Blue Collar Workers Considering Career Changes, Opt for Safer Work Options

Blue Collar Workers Considering Career Changes, Opt for Safer Work Options
Construction workers stand in the northbound lanes of the Coquihalla Highway where a massive section of the separate southbound lanes was washed away by flooding last month near Othello northeast of Hope, B.C., Dec. 10, 2021. (The Canadian Press/Darryl Dyck)
Naveen Athrappully

As the pandemic loomed, the world’s population went under lockdown and most people started working from homes but this trend has not been applicable to a majority of workers who could not afford that privilege—the blue-collar employees.

After seeing their office-going counterparts simply shifting their work stations and continuing to work remotely, sitting in the comfort and safety of their homes, blue-collar workers have now started considering changing their careers. While toiling in construction sites and mines has ensured a steady income, the pandemic has disrupted work continuity and brought about a host of new challenges including the spread of new infectious variants that the workers could potentially bring back home.

“Rather than accept this fate, many New Collars set their sights on new horizons. More optimistic, community-oriented, resilient, and risk-taking than the general population, they reinvented themselves,” said a report from a study by the Oliver Wyman Forum, referring to the shifting workers as New Collars.

“They learned new skills to get the compensation and flexibility they crave and deserve, and their hard work has started to pay off. Many are shifting to better jobs, creating an even tighter labor market as baby boomers also retire. Blue-collar work remains a crucial component of the global economy, and while wages are rising, employers must act swiftly to close the gap between job demand and workers available given the accelerating departures.”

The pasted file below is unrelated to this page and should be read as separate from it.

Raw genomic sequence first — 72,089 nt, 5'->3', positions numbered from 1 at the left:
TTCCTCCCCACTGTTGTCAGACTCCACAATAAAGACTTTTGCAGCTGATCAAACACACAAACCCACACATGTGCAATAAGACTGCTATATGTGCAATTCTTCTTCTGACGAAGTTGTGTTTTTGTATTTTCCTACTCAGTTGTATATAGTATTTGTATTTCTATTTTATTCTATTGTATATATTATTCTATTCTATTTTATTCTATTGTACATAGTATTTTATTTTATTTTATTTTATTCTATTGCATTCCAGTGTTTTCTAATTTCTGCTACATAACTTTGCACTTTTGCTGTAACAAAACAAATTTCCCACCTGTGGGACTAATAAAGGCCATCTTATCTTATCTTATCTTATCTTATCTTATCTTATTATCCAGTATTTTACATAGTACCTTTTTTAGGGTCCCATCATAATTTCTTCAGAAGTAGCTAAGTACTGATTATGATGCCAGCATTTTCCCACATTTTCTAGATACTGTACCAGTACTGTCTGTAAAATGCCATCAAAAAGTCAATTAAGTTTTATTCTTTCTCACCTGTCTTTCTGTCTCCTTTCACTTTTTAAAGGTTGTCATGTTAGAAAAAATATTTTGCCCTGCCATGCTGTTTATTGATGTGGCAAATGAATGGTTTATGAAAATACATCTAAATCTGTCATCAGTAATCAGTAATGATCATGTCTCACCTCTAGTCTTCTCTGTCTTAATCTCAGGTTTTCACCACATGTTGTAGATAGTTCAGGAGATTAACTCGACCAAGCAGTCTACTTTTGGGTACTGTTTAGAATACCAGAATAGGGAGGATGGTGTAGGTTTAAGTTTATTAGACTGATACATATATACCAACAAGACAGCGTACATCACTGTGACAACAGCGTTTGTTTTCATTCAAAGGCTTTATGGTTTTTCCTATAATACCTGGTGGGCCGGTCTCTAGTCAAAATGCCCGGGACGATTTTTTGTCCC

Seventy percent are “optimistic” regarding their ability to find new jobs, 41 percent are in the process of searching and 22 percent have “successfully transitioned” to office jobs, according to the study. A quarter of them have gone into software, electronics engineering, or IT/data processing.

Nearly half of the job seekers took advantage of free online courses while only one percent went back to traditional schools to learn the requisite new skills. While 97 percent would like to stay at their present jobs provided they were given pay raises and a better work-life balance, 84 percent have up-skilled themselves for better opportunities.

“The need for blue-collar work is now more crucial than ever, as order books are 6 to 12 months deep, and demand for blue-collar labor in many developed countries outstrips demand for white-collar labor,” said the study indicating a persistent demand for these types of jobs that are essential for the economy.

Unlike white-collar jobs where loyalty is mostly questionable, “there is history, culture, and community in blue-collar work, and they are careful to evaluate their options before they depart.”

A by-product of remote work has been a detachment towards the company and fellow co-workers. When employees have never physically met or bonded with peers, changing jobs becomes a rather easy affair. All things remain the same except the connections on Zoom.